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Need ideas/books/dvds on how to help 5.8yo ds with social skills (playing with other children)

(8 Posts)
accessorizequeen Sun 06-Sep-09 20:52:55

It's become more and more of a problem in recent months, I think he's getting isolated at school because he's so controlling with the other kids. My dad (paed) suggested getting him some social skills books as talking to him about it is getting us nowhere. Dp and I both really worried he'll have no friends soon, he's making them all cry when they come over for playdates! He also soils (a lot) so that's not helping. Any ideas welcome.

He's had a lot on his plate and we've got a psych appt in a few weeks for him, but would like to get started asap to try and help with this. I looked in library yesterday but no idea where to look!

Earlybird Sun 06-Sep-09 21:00:44

I read this morning about a book called "The Unwritten Rules of Friendship: Simple Strategies To Help Your Child Make Friends" by Eileen Kennedy-Moore. I've not read it, but it was quoted extensively in an article about kid's friendships and cliques.

I think the author is American (the article was in an American magazine), but Amazon US will ship to the UK, if you decide the book looks like a worthwhile purchase. HTH

lingle Sun 06-Sep-09 21:40:47

Hanen ( has published a new book on this topic called "Talkability".

Stanley Greenspan ("The Child with Special Needs") also writes extensively on this (his prose is not that great, his ideas though are terrific).

Essentially both would (I'm afraid) advocate that you embark on a gruelling regime whereby you become his playmate and gradually interfere more and more with his desired plans for a game. The idea is that in time (and no doubt after lots of tears) he will come to tolerate more variation from his preferred mode of play.

mathanxiety Sun 06-Sep-09 22:00:33

The control thing with the friends and the soiling are two sides of the same coin. Soiling is about refusal to let go of control over body waste, and keeping it in as long as possible; poo is often seen as a part of the body. Sometimes children will hold back the poo until it hurts, even to the point of constipation, because of this fear of/ inability to relinquish control by letting it go into the toilet when you feel the urge, and then flushing it away. And the effort of holding it back takes concentration and effort, which often results in not having the energy or the carefree spirit needed to interact with other children.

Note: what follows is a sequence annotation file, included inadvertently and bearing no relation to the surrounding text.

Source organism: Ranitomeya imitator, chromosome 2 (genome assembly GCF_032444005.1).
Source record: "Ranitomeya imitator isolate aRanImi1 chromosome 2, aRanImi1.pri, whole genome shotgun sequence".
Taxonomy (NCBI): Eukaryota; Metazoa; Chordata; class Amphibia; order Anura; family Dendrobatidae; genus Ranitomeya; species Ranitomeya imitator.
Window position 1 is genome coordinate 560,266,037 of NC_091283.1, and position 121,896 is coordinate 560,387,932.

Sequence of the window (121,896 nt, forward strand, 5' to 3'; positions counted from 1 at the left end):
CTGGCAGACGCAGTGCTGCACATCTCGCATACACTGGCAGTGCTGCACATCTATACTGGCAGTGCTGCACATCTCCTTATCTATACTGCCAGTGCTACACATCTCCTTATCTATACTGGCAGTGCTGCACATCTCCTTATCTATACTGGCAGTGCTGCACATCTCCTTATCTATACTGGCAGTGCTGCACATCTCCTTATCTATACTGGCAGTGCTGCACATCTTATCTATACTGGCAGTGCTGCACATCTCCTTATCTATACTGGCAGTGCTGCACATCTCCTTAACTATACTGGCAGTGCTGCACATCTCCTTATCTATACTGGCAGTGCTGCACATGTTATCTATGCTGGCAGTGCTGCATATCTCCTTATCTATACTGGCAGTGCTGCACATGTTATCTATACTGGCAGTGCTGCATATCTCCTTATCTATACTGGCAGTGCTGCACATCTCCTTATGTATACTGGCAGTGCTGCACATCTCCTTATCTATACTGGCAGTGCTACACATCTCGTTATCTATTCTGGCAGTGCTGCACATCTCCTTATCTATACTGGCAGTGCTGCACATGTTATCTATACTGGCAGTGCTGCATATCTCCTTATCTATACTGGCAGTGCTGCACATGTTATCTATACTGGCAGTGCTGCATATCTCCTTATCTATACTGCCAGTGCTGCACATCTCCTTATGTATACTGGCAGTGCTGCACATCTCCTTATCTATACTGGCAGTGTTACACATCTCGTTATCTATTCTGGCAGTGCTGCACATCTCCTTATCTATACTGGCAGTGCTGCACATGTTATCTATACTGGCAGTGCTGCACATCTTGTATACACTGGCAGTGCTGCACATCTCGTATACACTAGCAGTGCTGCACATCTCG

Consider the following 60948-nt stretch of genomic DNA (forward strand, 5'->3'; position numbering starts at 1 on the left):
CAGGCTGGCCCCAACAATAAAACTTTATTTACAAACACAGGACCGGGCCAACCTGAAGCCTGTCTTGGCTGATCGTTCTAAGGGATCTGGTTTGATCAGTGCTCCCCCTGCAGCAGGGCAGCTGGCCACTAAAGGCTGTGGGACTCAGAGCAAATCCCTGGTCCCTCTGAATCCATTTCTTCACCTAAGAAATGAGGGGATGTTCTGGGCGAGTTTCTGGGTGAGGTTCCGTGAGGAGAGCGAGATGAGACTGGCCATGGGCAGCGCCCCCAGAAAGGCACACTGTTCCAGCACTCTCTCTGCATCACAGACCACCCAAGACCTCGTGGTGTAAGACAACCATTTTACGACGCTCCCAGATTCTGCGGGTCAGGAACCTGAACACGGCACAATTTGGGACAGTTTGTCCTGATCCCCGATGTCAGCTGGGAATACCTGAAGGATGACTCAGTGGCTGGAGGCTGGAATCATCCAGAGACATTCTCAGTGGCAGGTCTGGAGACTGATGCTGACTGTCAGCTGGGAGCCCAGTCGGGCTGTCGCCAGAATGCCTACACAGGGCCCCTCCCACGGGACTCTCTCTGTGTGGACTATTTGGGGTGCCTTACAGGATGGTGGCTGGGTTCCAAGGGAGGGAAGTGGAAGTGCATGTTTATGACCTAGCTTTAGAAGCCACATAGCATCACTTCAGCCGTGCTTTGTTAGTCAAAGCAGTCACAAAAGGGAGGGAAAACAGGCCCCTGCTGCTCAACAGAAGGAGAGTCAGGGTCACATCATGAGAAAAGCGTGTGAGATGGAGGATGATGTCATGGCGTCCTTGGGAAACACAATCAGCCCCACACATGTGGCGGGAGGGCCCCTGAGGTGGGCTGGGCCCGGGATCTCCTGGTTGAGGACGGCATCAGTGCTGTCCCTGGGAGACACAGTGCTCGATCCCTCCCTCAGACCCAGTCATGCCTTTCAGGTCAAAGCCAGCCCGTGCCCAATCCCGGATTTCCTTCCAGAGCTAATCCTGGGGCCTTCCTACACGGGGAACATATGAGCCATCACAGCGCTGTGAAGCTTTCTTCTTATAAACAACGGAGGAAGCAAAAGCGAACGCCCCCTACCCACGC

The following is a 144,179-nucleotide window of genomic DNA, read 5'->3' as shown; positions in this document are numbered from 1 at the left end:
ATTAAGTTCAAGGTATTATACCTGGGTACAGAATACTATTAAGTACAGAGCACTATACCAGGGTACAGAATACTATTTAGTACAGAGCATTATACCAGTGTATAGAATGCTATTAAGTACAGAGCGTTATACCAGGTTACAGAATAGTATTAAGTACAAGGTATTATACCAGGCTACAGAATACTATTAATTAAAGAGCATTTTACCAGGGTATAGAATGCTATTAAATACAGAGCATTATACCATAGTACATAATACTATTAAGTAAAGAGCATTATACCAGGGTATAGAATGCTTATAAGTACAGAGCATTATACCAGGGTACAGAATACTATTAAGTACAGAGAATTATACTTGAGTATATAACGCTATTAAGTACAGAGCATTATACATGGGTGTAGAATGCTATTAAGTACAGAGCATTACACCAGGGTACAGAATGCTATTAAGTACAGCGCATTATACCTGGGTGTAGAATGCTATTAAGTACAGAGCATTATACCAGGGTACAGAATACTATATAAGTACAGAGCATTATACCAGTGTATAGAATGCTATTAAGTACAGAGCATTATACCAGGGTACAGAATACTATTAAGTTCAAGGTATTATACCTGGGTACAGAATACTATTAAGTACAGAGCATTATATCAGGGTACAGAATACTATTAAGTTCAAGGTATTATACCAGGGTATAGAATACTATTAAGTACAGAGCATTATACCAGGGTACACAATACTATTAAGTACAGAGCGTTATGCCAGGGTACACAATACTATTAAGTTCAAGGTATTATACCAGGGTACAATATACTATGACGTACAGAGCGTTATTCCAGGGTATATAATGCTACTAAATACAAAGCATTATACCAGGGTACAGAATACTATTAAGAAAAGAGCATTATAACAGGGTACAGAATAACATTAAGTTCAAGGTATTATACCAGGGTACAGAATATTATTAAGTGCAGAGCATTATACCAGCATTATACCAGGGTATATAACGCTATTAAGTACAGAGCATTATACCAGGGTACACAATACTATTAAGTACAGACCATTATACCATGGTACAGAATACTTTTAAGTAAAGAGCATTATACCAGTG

accessorizequeen Sun 06-Sep-09 23:13:56

mathanxiety, you've really hit the nail on the head there I think. DS1 has/has had chronic constipation since he was nearly 3. Now he just soils all day but denies it. I know there are control issues and can understand what's caused them (although personality part of it I think), just feel helpless to do anything about it.
shall look up both books too, thanks. i think my dad meant books that I could read to ds (like ones about going to the dr for the first time etc) but they may also be useful. Really can't see that I would have the time/energy (I have 3 other children inc 11mo twins) to embark on a gruelling play regime though!

mathanxiety Mon 07-Sep-09 01:59:37

I remember telling one of my DCs that the poo was on its way to join all the other poos for a big never-ending party with all the longlost poo friends and family. We would say 'Byebye poo! Have fun!' and wave, and say "See you again soon' -- I know this is not exactly anatomically correct, but I think it helped to think of the same poo leaving and coming back and keeping in touch, so to speak (luckily I never got any questions about how the poo got back in smile. I also tried to give that same DC more control over other areas such as what clothes to wear or footwear even if it was ridiculous for the weather. Same with food, up to a point -- here I gave choices between reasonable breakfasts and lunches while the rest of the family was away at school. I included quite a bit of fibre in the diet, which made pooing more of a regular and frequent event whether the DC wanted it to be or not. Look up encopresis (sp?) on google.

lingle Mon 07-Sep-09 09:31:19

"gruelling play regime "

Yes I can understand that. When you child leaves you in peace for 15 minutes to play trains, you have to join in and announce that he has to swap trains with you, etc, etc.

It's exhausting!

accessorizequeen Mon 07-Sep-09 19:28:48

love the story, maths grin i guess I'm so exhausted by all the poo over the last 3 years I've kinda given up. Perhaps a bit of humour will help.
lingle, does sound absolutely exhausting, I'm so grateful when he goes off and plays can't imagine interrupting!

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